Allen Stanford, the Texan billionaire and cricket enthusiast accused of an $8bn fraud, said that he expected to be indicted by US authorities in the next two weeks, The Times reports.
In an interview with ABC News, details of which were released last night, the financier also denied running a Ponzi scheme. "I would die and go to hell if it's a Ponzi scheme," said Mr Stanford, who cried during the interview, according to the television network.
"Baloney. Baloney. It's not a Ponzi scheme. If it was a Ponzi scheme, why are they finding billions and billions of dollars all over the place?" he added.
Mr Stanford, a flamboyant cricket fan who spent millions of dollars sponsoring the sport, is accused of running a Ponzi scheme, whereby he paid existing investors' returns with money from new clients using high-yield certificates of deposit issued by his bank in Antigua.
Yesterday, a UK court froze more than $100 million (£67 million) of assets belonging to Stanford International Bank (SIB), the Antigua-based financial group controlled by Mr Stanford, at the request of the US Government. Full story...
THE HEDGE FUND MANAGER J Ezra Merkin, a pillar of New York society, was accused of fraud yesterday for allegedly funnelling investors' money to Bernard Madoff, the Wall Street swindler, The Times writes.
New York State alleged that Mr Merkin, president of the wealthy Fifth Avenue synagogue founded by his father, had failed to tell his well-known clients - including Elie Wiesel, the Nobel laureate and Holocaust survivor - that he was placing their money with Madoff.
The state's complaint alleged that Mr Merkin had channelled about $2.4 billion (£1.63 billion) to Madoff, while collecting $470million in fees and performance bonuses. Full story...
THE STILL FRAGILE STATE of the economy is highlighted today by the British Chambers of Commerce, which predicts unemployment will soar to 3.2 million next year - levels not seen since the 1980s, The Independent reports.
The BCC's latest survey of business sentiment among member firms through the UK will remind ministers in the final stages of preparing the Budget due on 22 April that "the recession is still very serious, and is likely to continue for some time".
In the light of recent remarks by the Governor of the Bank of England, Mervyn King, and a report yesterday by the Institute for Fiscal Studies on the poor state of the public finances, the scope for an additional boost to the economy from public spending appears very limited.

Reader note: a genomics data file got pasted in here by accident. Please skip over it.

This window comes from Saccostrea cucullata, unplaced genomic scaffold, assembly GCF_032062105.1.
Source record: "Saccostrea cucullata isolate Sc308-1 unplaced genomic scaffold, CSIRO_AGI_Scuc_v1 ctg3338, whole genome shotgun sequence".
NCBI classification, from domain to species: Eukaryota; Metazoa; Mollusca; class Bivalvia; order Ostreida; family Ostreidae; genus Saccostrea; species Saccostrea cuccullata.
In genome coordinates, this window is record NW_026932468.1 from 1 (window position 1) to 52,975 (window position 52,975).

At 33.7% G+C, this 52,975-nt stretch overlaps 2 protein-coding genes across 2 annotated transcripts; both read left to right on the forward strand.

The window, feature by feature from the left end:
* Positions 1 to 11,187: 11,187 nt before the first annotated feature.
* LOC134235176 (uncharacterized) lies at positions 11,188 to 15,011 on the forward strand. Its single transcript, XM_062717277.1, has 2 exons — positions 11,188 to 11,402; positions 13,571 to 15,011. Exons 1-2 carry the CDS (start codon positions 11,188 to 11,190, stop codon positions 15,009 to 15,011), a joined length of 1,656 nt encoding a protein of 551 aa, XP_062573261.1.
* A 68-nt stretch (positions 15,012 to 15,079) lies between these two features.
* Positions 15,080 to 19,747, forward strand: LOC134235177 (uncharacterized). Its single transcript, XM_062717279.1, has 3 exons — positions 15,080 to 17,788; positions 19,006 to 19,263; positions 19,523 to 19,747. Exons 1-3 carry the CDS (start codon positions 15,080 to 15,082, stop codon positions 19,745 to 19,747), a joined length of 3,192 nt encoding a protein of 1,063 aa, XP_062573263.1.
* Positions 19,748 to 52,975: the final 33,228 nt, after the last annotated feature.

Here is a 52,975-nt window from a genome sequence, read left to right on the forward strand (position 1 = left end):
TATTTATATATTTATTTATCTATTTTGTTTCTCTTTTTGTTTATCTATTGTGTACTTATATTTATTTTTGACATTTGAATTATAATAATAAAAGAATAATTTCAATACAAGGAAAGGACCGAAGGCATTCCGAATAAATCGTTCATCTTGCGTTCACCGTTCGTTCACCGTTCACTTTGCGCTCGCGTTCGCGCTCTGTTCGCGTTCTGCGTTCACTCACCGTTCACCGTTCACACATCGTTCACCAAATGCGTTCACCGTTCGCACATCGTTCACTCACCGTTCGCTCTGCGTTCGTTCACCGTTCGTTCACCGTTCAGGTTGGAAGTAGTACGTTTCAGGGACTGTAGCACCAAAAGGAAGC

However, the BCC warns: "The UK economy is still facing very serious threats, and there is a clear need for corrective action." The BCC said it is seeking "targeted measures" from Alistair Darling.
In contrast to recent evidence from the Bank of England's Credit Conditions Survey and a similar exercise by the CBI, the BCC says the credit crunch shows no signs of abating: "Businesses have been struggling with cash flow problems for some time now.
"Not only has prompt payment of invoices developed into a greater issue, but the lack of access to finance has added to the squeeze," it said. Full story...
THE CURIOUS CASE OF the £11m ruby sitting on the books of a bankrupt building firm is about to be solved, The Guardian writes.
Ernst & Young, administrator to Shropshire-based Wrekin Construction, has hired an independent valuer to establish the worth of the gem and expects to have an answer by the end of the week.
The mysterious ruby, called variously the Star of Zanzibar and the Gem of Tanzania, was used to strengthen the balance sheet of the construction company, turning net liabilities in March 2007 to £6m net assets by the end of that year.
Wrekin paid for the jewel by issuing £11m of preference shares to a company called Tamar Group, owned by David Unwin, who had recently bought Wrekin.
The gem might have stayed out of sight were it not for the recession. The business ran out of money last month, the company was put into administration and its assets lined up to be sold off. The company's collapse meant the loss of 600 jobs.
Initially, doubts were cast over the existence of the ruby. But a large gem, roughly the size of a cricket ball, was handed over to Ernst & Young on 20 March. Full story...
Smoking biggest culprit; obesity second
Average earner will gain £840 in 2018
Will also move heritage items
Responding to letter from Treasury Committee chair Nicky Morgan